July 5, 2012 / 11:38 PM / 7 years ago

Samsung sees record $5.9 billion second-quarter profit, sweats over euro

SEOUL (Reuters) - Soaraway sales of the Galaxy smartphone drove record quarterly profit of $5.9 billion (3.79 billion pounds) at Samsung Electronics (005930.KS), though the South Korean tech giant is fretting over how Europe’s debt crisis is denting demand in its biggest market for televisions and home appliances.

A man tries Samsung Electronics' new Galaxy S III smartphone that is on display at a store in Seoul June 26, 2012. REUTERS/Lee Jae-Won

In its April-June earnings guidance on Friday, Samsung, valued at $170 billion and the world’s leading maker of TVs, smartphones and DRAM memory chips, estimated operating profit jumped 79 percent to 6.7 trillion won from a year ago.

The average forecast in a Reuters survey of 23 analysts was for 6.67 trillion won. That forecast had been revised down slightly due to delays in shipping the latest Galaxy S III smartphone. The estimated second-quarter profit is 14.5 percent higher than the previous record quarterly profit of 5.85 trillion won in the first quarter.

Samsung estimated its second-quarter revenue at 47 trillion won ($41.4 billion), just below a 50 trillion won forecast.

Samsung is due to release its full second-quarter results - the first since former components chief Kwon Oh-hyun took over as CEO - towards the end of this month.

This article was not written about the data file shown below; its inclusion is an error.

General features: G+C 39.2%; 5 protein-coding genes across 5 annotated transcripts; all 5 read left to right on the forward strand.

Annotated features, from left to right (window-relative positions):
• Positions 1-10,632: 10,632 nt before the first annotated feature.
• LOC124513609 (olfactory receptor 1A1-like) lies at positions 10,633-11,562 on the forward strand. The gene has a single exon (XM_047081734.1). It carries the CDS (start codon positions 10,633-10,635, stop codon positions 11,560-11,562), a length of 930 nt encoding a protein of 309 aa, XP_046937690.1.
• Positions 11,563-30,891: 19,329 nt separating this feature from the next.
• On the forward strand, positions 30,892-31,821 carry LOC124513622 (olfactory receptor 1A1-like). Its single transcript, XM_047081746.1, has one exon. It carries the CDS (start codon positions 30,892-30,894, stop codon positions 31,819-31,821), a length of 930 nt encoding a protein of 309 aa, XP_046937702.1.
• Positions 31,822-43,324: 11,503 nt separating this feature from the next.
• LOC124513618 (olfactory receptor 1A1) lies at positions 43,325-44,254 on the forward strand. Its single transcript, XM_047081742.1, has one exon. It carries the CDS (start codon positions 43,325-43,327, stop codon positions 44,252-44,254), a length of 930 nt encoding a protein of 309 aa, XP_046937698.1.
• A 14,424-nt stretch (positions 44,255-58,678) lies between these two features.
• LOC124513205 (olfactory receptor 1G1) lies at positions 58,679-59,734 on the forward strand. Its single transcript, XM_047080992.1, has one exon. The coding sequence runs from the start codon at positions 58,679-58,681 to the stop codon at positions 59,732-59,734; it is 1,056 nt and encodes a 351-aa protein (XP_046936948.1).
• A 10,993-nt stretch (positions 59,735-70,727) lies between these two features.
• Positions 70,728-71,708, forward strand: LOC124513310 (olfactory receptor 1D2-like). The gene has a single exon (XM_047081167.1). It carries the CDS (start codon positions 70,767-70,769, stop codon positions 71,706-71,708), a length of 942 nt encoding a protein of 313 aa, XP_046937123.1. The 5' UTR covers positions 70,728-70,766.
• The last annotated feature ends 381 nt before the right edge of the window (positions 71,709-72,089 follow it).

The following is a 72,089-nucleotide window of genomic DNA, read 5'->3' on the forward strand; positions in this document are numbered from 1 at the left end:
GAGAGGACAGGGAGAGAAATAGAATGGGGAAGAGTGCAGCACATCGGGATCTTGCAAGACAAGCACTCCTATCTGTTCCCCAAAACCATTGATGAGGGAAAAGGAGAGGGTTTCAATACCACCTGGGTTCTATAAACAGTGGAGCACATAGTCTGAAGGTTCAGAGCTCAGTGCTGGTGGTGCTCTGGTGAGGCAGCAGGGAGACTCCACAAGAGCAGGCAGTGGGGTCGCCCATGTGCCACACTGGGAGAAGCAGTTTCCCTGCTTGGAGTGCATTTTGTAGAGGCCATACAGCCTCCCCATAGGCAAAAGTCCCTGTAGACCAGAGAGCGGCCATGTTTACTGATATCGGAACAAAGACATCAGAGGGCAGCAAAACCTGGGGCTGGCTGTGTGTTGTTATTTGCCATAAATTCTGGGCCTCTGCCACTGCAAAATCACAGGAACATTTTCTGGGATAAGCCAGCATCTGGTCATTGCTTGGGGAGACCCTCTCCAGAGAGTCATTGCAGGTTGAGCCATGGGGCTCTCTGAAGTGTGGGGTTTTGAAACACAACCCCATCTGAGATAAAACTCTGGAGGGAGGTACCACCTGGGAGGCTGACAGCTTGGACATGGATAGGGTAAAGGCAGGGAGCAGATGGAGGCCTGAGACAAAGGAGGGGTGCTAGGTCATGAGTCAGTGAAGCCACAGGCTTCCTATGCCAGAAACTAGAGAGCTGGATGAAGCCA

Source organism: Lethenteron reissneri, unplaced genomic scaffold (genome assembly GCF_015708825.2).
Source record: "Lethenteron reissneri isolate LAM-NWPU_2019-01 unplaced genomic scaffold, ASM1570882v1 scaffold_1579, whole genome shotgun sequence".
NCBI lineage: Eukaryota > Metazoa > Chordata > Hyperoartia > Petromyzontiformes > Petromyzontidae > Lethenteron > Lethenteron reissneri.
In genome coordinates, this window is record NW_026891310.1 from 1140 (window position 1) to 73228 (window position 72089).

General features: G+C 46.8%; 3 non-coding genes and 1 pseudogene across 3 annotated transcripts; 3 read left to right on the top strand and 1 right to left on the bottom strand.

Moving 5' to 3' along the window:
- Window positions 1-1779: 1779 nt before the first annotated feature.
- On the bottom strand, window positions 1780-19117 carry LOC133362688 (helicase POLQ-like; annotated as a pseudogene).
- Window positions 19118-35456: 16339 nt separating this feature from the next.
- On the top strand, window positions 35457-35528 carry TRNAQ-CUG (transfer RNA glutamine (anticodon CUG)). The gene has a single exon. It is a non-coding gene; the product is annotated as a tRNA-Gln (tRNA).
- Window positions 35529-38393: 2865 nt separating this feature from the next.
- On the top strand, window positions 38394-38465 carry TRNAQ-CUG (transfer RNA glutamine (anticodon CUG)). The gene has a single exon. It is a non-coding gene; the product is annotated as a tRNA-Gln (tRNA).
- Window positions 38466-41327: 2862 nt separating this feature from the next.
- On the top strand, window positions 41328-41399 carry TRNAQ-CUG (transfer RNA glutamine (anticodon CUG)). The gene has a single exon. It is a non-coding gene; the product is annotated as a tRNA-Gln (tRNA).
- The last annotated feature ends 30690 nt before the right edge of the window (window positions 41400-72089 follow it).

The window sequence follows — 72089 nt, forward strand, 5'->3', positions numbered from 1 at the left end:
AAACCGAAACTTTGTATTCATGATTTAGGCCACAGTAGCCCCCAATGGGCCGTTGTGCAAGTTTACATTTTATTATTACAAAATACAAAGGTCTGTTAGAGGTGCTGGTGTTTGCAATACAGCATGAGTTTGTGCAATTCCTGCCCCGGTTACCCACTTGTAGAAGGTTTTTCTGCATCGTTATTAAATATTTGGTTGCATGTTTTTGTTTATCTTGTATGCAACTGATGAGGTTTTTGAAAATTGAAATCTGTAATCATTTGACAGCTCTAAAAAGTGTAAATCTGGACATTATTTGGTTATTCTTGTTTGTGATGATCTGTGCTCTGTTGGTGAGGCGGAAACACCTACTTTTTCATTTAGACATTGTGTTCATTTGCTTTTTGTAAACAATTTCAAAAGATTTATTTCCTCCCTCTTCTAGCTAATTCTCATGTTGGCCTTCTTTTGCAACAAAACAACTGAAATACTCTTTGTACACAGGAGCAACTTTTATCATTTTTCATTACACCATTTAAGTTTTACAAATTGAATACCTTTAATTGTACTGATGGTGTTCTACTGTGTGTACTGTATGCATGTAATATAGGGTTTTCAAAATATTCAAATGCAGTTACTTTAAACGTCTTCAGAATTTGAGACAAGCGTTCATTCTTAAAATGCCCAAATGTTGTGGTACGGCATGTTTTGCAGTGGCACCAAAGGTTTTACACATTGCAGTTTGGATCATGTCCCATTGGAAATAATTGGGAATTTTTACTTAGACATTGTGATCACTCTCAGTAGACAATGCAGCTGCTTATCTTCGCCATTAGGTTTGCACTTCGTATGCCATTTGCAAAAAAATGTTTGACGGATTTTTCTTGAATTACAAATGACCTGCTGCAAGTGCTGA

Samsung’s flagship Galaxy smartphones are likely to have stretched their lead over rivals Apple (AAPL.O) and Nokia NOK1V.HE - despite a parts shortage that meant it struggled to keep up with stronger-than-expected demand for its latest S III model.

While strong handset sales grab the headlines, more than doubling profit growth, other businesses such as chips and consumer electronics are battling weak prices and demand and a limping euro, which eats away at repatriated profits.

In a sign that the euro zone crisis is exercising minds in boardrooms around the globe, Samsung executives said this week the group was operating to a contingency plan.

“Europe is our biggest consumer electronics market and we may have to initiate cost cuts and product price increases should the euro fall further from the current level,” said one executive who didn’t want to be named as the plan is internal.

“Our smartphones are flying off the shelves, with some outlets reporting 40-60 percent sales growth, but that’s distorting the overall trading outlook which is more challenging due to the weak global economy and a weak euro.”

The euro has fallen around 5 percent against the Korean won since April, and about 8 percent in the past year, to 2-year lows.

“A sharp drop in the euro could hit Samsung’s TV and home appliance sales as the region has traditionally generated some 30 percent of (consumer electronics) sales,” Brian Park, an analyst at Tongyang Securities, said ahead of the guidance. “If you take European sales alone, TVs may have swung to a loss ... but the division as a whole is profitable and is a very small part of Samsung’s entire profit structure.”

($1 = 1135.0750 Korean won)

Editing by Ian Geoghegan

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